Back to Jocelyn and real change.  I feel like blogging has transformed the learning environment in my seminar in all kinds of (mostly) wonderful ways.  Thumbs up.  Bring it on.  I’m hooked.  But the reason I’m hooked has everything to do with the potential this format offers for enhancing an inherently social dynamic of learning and finding meaning in what you learn.  Like many others, I’m concerned about the advent of the MOOC era (ok, I’m a Russian historian, so “concern” for me really means “certain this will end badly but suffering is what we do best and prevailing is our destiny”).  I appreciated Nathan’s thoughts on online learning last week, and the other Amy’s note about the difference between knowledge transfer and kinds of soft skills that are both essential to effective education.  MOOCs feel like “real change” to me, but not of the kind we’d necessarily hope for or welcome.  As a fellow Russian historian recently noted, MOOCs may have much to offer in an ancient and venerable tradition of autodidactism.  If the goal of the “delivery system” is to convey information and the goal of the student is to assimilate it and “get credit” for doing that, then MOOCs might be ok in some contexts some of the time.  The danger lies, I think, in confusing or conflating this kind of “teaching” with the more complex kinds of learning and discovery that humans pursue.  The latter depend heavily on social relationships and social context. (Joshua Sanborn’s post lays this out beautifully.) The “real change” I’m looking for in using on-line tools and social media will intensify and expand the quality and nature of the interactions I have with students and their ideas. My hope is that “real” social change of the kind Jocelyn asks for might ensue. I love that our class invokes the digital imagination, and hope we can resist the reduction of higher education to information transfer.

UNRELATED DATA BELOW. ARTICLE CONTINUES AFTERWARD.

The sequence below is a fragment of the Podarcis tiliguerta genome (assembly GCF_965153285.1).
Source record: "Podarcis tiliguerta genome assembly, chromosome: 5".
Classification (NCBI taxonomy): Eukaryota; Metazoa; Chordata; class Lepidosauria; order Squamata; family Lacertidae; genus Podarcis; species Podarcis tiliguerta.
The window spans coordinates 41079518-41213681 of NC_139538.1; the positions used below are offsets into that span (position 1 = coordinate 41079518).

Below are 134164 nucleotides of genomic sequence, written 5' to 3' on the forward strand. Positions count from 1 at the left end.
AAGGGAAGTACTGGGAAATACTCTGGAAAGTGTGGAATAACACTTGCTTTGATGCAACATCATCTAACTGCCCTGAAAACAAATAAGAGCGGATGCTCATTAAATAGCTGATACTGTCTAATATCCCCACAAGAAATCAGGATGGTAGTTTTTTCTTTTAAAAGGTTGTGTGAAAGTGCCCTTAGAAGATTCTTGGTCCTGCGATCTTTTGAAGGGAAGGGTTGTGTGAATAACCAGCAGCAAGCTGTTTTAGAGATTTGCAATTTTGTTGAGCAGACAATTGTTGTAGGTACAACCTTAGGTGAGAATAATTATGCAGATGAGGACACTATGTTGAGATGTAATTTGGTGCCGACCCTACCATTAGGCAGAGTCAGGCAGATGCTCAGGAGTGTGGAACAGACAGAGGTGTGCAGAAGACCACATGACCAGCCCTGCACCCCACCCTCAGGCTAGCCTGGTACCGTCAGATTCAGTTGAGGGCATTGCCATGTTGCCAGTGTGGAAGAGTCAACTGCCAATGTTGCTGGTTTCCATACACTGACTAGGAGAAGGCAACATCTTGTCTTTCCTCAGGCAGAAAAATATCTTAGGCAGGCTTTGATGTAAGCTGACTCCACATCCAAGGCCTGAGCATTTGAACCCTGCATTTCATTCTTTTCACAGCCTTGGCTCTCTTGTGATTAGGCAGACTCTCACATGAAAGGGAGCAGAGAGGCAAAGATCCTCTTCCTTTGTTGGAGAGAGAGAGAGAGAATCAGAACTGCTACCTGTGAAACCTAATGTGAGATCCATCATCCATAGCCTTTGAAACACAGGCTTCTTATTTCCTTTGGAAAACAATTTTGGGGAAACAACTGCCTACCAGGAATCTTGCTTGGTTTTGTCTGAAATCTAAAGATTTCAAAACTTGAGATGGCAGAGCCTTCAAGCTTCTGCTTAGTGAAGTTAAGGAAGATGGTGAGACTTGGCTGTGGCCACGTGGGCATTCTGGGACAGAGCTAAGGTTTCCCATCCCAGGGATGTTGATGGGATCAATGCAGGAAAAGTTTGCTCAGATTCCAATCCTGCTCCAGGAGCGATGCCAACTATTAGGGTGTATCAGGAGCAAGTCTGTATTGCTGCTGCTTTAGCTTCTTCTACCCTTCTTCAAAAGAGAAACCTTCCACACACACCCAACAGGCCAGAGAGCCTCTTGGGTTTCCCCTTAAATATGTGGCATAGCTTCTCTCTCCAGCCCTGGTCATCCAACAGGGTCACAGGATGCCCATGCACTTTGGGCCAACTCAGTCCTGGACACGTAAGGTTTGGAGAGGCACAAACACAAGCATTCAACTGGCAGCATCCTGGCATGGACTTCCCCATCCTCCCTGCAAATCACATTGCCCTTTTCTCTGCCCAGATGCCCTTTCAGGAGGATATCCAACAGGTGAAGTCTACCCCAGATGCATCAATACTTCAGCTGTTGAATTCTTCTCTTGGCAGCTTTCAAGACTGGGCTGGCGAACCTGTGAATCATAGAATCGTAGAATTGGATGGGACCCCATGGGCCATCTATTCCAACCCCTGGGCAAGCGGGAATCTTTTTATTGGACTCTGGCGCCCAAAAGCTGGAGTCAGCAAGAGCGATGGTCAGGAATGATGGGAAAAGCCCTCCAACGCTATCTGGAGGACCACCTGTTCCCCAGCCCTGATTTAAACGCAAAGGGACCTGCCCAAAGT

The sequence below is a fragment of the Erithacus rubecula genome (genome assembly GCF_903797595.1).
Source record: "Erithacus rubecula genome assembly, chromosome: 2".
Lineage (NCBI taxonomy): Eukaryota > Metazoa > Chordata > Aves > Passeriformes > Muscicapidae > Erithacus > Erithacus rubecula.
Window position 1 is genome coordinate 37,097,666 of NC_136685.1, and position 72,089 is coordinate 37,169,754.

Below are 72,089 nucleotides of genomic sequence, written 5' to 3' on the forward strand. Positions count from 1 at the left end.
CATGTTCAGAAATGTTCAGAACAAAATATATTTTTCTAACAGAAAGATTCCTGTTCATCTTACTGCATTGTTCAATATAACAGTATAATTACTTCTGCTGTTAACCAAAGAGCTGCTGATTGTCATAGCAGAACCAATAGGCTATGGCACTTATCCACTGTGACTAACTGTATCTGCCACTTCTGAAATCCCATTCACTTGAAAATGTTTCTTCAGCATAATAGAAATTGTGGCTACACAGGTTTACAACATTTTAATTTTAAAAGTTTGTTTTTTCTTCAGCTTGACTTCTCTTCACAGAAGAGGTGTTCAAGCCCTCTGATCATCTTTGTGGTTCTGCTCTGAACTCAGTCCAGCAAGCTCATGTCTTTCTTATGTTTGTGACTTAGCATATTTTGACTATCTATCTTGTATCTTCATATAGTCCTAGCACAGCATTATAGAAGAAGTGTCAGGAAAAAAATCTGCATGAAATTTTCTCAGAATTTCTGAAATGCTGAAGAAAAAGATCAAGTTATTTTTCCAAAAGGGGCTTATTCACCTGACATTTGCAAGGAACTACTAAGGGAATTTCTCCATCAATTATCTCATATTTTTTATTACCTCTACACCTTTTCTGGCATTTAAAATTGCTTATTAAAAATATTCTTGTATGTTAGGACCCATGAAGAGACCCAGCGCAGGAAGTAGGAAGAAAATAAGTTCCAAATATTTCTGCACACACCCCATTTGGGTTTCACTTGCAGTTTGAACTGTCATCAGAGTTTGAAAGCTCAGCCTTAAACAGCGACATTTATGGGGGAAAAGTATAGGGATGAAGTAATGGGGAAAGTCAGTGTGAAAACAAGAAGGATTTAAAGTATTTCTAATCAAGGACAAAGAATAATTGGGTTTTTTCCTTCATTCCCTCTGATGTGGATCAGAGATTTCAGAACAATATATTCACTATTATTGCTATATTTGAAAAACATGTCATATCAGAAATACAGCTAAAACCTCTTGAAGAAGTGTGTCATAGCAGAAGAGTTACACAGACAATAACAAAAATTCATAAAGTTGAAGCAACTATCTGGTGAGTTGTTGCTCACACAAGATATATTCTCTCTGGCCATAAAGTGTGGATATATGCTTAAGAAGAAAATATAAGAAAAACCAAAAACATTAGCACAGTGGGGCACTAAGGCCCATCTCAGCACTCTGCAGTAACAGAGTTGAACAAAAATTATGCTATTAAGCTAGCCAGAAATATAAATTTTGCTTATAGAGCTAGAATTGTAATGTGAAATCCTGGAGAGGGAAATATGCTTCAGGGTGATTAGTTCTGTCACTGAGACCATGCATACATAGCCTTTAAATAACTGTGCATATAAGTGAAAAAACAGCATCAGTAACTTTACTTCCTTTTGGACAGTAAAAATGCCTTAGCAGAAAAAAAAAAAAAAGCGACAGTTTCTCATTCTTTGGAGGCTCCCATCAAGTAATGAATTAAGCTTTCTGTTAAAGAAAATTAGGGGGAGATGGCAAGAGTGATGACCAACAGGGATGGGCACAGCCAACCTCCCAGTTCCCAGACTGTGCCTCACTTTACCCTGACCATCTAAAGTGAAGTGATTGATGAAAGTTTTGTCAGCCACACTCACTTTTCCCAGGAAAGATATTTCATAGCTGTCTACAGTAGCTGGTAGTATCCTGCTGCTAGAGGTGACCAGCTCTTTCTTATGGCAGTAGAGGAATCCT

Like a Pizza, or maybe a Theremin?


Last wednesday’s class kept me thinking well into the evening. (Yes, this post has been in the works for a while.  I’m thinking of this as an elastic week.)  I loved how Janine and Nathan framed our discussion — there was just the right balance between supplementary / explanatory nuggets and open exchange. And thinking about representation and the ways in which humans, as highly visual creatures, developed abstract recordings of language (writing) from pictograms made me appreciate the kind of assumptions and expectations we bring to the computer, nascent even in the amazing vision of Kay and Goldberg’s Dynabook.  (That letters such as A, C, H, L and I come from our pastoral past is important too, but that’s the class I’m teaching, not the one I’m taking…)  But what I really found compelling was the computer as pizza metaphor.  Like pizzas, computers share some things: crust = memory/hard drive; sauce =processor; cheese =screen on which the bubbles and waves of input and the icons (toppings) of applications appear?  You can choose your toppings and your apps and your components.  If you need skype or mushrooms you can have them. And if you hate anchovies you can leave them (or the DVD drive) off.  You can also have just a piece of a pizza – or a tablet instead of a laptop.

Unless you have celiac disease.  In that case you can’t have pizza (unless it has a gluten-free crust, which most people will tell you is as close to the real deal as a slot machine is to a real computer.)  But you can still have a computer.  And while the Dynabook’s creators thought about flutes, I’m wondering if they might also have known about the Theremin, an early electronic instrument named after its Russian inventor, Leon Theremin, and known to most of us as the signature special effect of the Beach Boys’ hit, Good Vibrations and many bad horror movies.  Unlike the flute, which is animated by the breath, the Theremin responds to hand gestures.  Although it’s composition is less plastic than a pizza’s, it responds to the subtlest and most varied inputs.  Children, rock stars, and spies that came in from the cold could all play it. And as this video of a Theremin performance indicates, the results could be quite elegant.